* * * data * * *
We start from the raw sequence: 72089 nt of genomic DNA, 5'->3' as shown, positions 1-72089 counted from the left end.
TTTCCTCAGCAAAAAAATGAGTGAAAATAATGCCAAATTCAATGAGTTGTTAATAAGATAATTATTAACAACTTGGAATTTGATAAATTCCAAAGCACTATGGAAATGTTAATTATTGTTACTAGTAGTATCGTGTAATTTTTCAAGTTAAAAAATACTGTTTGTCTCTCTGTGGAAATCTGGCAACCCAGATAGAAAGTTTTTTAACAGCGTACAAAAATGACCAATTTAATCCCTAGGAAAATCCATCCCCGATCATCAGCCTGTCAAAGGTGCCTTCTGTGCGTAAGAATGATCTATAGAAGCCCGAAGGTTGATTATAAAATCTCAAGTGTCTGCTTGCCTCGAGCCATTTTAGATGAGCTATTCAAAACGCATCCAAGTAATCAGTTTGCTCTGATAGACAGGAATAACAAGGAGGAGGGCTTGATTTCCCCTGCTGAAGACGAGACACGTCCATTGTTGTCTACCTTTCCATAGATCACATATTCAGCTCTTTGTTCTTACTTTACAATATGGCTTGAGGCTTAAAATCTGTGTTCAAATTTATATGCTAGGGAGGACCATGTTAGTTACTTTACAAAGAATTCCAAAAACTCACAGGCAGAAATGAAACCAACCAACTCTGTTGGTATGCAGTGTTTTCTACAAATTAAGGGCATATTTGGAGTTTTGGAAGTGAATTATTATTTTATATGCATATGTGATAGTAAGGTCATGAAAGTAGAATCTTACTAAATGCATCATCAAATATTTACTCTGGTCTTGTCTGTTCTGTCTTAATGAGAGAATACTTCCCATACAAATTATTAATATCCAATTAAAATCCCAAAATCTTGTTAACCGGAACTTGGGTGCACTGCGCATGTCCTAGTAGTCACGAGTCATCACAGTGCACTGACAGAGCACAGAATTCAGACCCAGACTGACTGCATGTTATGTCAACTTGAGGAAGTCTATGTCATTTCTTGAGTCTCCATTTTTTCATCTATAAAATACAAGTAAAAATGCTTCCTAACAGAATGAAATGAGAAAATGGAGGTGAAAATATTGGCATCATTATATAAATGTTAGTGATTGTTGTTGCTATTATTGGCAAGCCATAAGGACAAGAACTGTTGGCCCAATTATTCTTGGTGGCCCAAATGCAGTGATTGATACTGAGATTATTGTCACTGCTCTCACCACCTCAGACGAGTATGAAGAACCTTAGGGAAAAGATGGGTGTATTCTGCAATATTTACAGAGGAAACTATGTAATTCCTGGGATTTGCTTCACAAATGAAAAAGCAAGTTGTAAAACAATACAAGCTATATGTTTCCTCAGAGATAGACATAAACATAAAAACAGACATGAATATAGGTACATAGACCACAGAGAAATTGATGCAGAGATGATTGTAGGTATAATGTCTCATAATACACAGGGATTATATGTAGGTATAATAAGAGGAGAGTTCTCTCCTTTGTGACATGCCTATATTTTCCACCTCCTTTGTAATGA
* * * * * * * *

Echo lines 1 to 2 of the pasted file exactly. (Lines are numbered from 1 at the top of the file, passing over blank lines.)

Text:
We start from the raw sequence: 72089 nt of genomic DNA, 5'->3' as shown, positions 1-72089 counted from the left end.
TTTCCTCAGCAAAAAAATGAGTGAAAATAATGCCAAATTCAATGAGTTGTTAATAAGATAATTATTAACAACTTGGAATTTGATAAATTCCAAAGCACTATGGAAATGTTAATTATTGTTACTAGTAGTATCGTGTAATTTTTCAAGTTAAAAAATACTGTTTGTCTCTCTGTGGAAATCTGGCAACCCAGATAGAAAGTTTTTTAACAGCGTACAAAAATGACCAATTTAATCCCTAGGAAAATCCATCCCCGATCATCAGCCTGTCAAAGGTGCCTTCTGTGCGTAAGAATGATCTATAGAAGCCCGAAGGTTGATTATAAAATCTCAAGTGTCTGCTTGCCTCGAGCCATTTTAGATGAGCTATTCAAAACGCATCCAAGTAATCAGTTTGCTCTGATAGACAGGAATAACAAGGAGGAGGGCTTGATTTCCCCTGCTGAAGACGAGACACGTCCATTGTTGTCTACCTTTCCATAGATCACATATTCAGCTCTTTGTTCTTACTTTACAATATGGCTTGAGGCTTAAAATCTGTGTTCAAATTTATATGCTAGGGAGGACCATGTTAGTTACTTTACAAAGAATTCCAAAAACTCACAGGCAGAAATGAAACCAACCAACTCTGTTGGTATGCAGTGTTTTCTACAAATTAAGGGCATATTTGGAGTTTTGGAAGTGAATTATTATTTTATATGCATATGTGATAGTAAGGTCATGAAAGTAGAATCTTACTAAATGCATCATCAAATATTTACTCTGGTCTTGTCTGTTCTGTCTTAATGAGAGAATACTTCCCATACAAATTATTAATATCCAATTAAAATCCCAAAATCTTGTTAACCGGAACTTGGGTGCACTGCGCATGTCCTAGTAGTCACGAGTCATCACAGTGCACTGACAGAGCACAGAATTCAGACCCAGACTGACTGCATGTTATGTCAACTTGAGGAAGTCTATGTCATTTCTTGAGTCTCCATTTTTTCATCTATAAAATACAAGTAAAAATGCTTCCTAACAGAATGAAATGAGAAAATGGAGGTGAAAATATTGGCATCATTATATAAATGTTAGTGATTGTTGTTGCTATTATTGGCAAGCCATAAGGACAAGAACTGTTGGCCCAATTATTCTTGGTGGCCCAAATGCAGTGATTGATACTGAGATTATTGTCACTGCTCTCACCACCTCAGACGAGTATGAAGAACCTTAGGGAAAAGATGGGTGTATTCTGCAATATTTACAGAGGAAACTATGTAATTCCTGGGATTTGCTTCACAAATGAAAAAGCAAGTTGTAAAACAATACAAGCTATATGTTTCCTCAGAGATAGACATAAACATAAAAACAGACATGAATATAGGTACATAGACCACAGAGAAATTGATGCAGAGATGATTGTAGGTATAATGTCTCATAATACACAGGGATTATATGTAGGTATAATAAGAGGAGAGTTCTCTCCTTTGTGACATGCCTATATTTTCCACCTCCTTTGTAATGA